It isn’t easy to explain what happens in The One I Love, the directorial debut from filmmaker Charlie McDowell, without ruining it. That’s because the great twist of the story doesn’t come at the end, where a viewer might expect it, but about 20 minutes in. What can be said is that the movie, which stars Mark Duplass and Elisabeth Moss, is about a couple that decides to spend a weekend in the country working out their differences, but instead finds an entirely new—and exceedingly odd—set of circumstances to contend with.
According to Duplass, who starred in this summer’s Tammy and is working on the upcoming HBO series Togetherness, the offbeat nature of the film is exactly what made it appealing. Here, he tells DuJour about keeping the film’s secret and his own worst weekend away.
How are you describing the movie to people without ruining things for them?
I guess the way I try to talk about it is by saying it’s a romantic comedy that sort of has a bomb thrown in at the 20-minute mark, and to say more about that would ruin it. From a theme standpoint, it’s really about that thing you do when you first start dating someone and you pretend like you’re a lot cooler than you really are—like that you’re into museums and that you only eat kale and that you exercise all the time, when really you just eat pizza and stream Netflix at home—and then three months into the relationship, you all eventually find out who you really are. It was something that the filmmakers and I had all done in our relationships and we thought it would kind of fun and we found this really odd way to explore that in the plotting of the film.
What’s the greatest falsehood you ever put forward about yourself in that type of situation?
I told a direct lie to Katie, my wife, when I first met her about how I was kind of dating this girl, and we broke it off. I think I told Katie that I was really honest in the way that I broke up with her, like I said, ‘Look, I’m not attracted to you and I’m worried that it’s never going to work out between us so we should just stop it now,’ when in reality I like totally chickened out when I broke up with her, and I was like, ‘It’s not you, it’s me! I’ve got my own problems!’ I wanted Katie to think I was this direct, strong, confident communicator, which, of course, she figured that I am not, but she didn’t know that when I lured her into my nest.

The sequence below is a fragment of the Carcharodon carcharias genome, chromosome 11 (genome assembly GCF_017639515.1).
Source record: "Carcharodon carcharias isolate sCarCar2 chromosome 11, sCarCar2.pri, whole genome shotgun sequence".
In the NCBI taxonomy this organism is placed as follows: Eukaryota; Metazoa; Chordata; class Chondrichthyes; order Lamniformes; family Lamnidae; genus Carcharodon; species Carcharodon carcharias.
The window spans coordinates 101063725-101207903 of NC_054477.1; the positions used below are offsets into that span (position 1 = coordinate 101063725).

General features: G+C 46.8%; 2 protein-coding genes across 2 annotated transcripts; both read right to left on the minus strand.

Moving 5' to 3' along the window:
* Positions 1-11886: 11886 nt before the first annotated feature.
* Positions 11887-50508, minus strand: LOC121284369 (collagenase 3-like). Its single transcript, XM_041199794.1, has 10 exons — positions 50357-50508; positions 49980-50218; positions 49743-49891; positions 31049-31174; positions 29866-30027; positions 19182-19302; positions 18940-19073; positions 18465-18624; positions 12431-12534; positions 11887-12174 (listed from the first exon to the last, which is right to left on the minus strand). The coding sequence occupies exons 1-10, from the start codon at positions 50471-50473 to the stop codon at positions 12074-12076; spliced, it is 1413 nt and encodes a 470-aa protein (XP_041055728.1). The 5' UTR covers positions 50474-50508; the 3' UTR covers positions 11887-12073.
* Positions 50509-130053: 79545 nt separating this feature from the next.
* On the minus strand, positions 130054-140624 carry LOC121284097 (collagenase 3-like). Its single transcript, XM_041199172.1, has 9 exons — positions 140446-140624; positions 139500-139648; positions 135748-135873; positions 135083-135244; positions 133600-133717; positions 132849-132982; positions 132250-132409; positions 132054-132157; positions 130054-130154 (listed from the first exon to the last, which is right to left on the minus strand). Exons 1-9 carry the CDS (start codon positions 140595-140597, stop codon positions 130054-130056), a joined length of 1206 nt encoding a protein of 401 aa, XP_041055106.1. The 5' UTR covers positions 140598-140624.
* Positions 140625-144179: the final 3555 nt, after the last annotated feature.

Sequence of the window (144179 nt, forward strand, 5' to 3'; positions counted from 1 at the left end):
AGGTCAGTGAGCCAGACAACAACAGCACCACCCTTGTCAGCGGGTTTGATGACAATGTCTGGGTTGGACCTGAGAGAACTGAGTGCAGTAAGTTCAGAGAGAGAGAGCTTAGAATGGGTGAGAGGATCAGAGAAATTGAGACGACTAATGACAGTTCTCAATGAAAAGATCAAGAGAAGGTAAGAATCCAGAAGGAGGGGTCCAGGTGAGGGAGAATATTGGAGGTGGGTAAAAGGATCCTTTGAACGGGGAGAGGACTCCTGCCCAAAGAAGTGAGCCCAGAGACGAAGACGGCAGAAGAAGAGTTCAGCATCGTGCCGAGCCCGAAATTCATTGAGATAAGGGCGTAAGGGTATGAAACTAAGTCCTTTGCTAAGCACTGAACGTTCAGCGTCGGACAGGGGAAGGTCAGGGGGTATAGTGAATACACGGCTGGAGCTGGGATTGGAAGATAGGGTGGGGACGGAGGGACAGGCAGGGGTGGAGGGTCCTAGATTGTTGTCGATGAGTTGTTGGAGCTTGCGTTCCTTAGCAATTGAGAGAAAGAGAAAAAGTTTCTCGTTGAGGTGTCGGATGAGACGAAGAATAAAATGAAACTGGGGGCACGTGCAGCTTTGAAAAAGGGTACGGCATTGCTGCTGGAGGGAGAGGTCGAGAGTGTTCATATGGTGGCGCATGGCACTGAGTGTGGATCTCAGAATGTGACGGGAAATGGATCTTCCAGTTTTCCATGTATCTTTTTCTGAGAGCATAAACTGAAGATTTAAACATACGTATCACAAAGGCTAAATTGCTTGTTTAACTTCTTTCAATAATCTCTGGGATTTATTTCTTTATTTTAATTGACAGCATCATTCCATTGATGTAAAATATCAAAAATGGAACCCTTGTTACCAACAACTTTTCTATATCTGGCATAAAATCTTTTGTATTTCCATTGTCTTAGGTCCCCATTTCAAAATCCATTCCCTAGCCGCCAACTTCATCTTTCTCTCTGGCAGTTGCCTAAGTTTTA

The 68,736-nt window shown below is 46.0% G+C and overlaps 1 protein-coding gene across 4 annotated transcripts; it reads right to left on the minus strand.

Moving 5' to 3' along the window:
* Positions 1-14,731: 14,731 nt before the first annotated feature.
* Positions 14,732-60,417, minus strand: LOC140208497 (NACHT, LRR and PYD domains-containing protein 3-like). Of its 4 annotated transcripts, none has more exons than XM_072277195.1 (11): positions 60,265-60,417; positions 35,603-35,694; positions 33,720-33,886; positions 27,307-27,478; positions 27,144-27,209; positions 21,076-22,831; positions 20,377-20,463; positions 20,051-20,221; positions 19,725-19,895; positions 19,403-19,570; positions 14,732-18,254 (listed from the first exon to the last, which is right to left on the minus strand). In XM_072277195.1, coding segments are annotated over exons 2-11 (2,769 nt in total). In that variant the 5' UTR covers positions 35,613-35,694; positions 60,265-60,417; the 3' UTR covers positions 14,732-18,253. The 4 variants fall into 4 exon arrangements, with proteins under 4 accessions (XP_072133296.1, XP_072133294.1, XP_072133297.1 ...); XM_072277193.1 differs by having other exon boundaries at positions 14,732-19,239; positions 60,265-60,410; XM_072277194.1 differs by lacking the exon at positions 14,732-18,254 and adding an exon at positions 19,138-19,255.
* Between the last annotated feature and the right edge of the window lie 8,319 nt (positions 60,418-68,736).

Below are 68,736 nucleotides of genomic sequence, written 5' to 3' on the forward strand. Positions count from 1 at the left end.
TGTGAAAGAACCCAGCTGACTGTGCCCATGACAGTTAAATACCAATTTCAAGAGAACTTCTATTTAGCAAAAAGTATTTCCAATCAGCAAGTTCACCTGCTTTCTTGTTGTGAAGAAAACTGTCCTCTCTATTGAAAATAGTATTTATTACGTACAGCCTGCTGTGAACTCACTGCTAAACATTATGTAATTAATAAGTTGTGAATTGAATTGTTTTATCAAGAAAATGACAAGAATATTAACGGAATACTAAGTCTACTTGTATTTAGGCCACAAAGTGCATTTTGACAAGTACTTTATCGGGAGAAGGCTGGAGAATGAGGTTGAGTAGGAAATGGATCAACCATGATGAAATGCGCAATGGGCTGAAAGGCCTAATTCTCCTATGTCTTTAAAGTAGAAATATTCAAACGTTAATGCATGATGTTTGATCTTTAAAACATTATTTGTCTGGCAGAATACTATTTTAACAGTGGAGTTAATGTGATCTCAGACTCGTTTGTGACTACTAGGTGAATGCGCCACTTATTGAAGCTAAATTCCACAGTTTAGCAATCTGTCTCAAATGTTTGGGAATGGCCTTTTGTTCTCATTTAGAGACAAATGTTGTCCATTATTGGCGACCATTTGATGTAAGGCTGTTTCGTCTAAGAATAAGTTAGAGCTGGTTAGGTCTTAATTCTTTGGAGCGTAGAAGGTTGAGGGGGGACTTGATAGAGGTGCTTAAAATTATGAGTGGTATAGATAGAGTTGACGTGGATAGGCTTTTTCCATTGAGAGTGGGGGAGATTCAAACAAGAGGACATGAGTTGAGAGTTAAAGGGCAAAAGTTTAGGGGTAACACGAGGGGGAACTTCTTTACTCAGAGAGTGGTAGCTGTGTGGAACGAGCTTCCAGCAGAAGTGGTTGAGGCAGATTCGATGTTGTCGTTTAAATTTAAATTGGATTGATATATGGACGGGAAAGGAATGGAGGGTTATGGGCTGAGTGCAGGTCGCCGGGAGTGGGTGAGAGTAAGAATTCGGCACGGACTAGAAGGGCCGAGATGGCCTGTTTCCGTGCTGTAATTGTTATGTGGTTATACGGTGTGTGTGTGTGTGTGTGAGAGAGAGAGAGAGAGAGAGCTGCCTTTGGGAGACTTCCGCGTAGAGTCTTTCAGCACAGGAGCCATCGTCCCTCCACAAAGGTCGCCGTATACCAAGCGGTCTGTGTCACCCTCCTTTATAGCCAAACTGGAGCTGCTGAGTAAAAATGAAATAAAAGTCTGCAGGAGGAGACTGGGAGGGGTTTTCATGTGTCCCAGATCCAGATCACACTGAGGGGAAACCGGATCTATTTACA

What made you want to play Ethan?
The way that I’ve built a lot of these smaller movies that I’ve made, like Your Sister’s Sister, is I’ll come up with the concept for a movie and bring it to a filmmaker and we develop it together. That’s how we did this one and, without saying too much, it was a very exciting acting challenge for me to play this part, which people will quickly discover when they watch the movie. It was something I had never done before.
In this case, how did you decide Charlie was the filmmaker you wanted to work with?
I meet with a lot of first time filmmakers, and I love working with them because they’re excited and they’re inspired and they’re appreciative of the opportunity to go make a movie. Because I’ve been making movies for so long, I usually start out as a bit of a mentor, and then by the time we’re shooting I’m totally backed off and they’re taking the reins on it. In Charlie’s case, it was just like a gut feeling, I was like, ‘Oh, this guy really has all these wonderful qualities.’ I thought it would be a good fit.
Something people can pick up from the film’s trailer is that it’s about this couple on a really weird weekend. What’s the strangest weekend trip you’ve had?
Most of my crazy travel came from my life as a musician touring with a band. When you’re only making a few hundred dollars a night, what you normally do is you want to sleep on people’s floors rather than waste your money on a hotel. Sometimes you get to these people’s house and you realize very quickly that you don’t want to sleep here because there are 13 cats or you don’t know if you’re totally safe there. I remember one time I was in North Carolina that we went back to this dude’s house and we got there and there was already a skinny-dipping party going on when we showed up, which is fine, but he was really, really drunk, and I was like, ‘You know what, I don’t know if I’m gonna go swimming,’ and he came up, like right in my face, and he was like, ‘I really think you should get in the pool,’ and I was like, ‘Why?’ and he was like, ‘Cause you’re an angel.’ That was his only response. So I slept in the van that night.
You’ve got a busy year: you’re a producer on The Skeleton Twins and you’re working on a show for HBO. What is the common quality to projects that catch your interest?
I try to just follow my gut in terms of what’s interesting to me. At core of these movies is some form of intense study of interpersonal relationships and how they can be funny and sweet and sad and strange; that’s ultimately what I’m obsessed with and what I’m going to continue to make my art about. This year, what I’m more interested in is taking that analysis and putting it into more types of genres.
Is there a genre you’ve yet to explore that you’re anxious to sink your teeth into?
I’d love to make something that my kids could watch, but unfortunately there’s just the darkness with which I approach my material. I haven’t found a way to reconcile that yet with children’s programming, but I’m working on it.
Watch the film’s official trailer.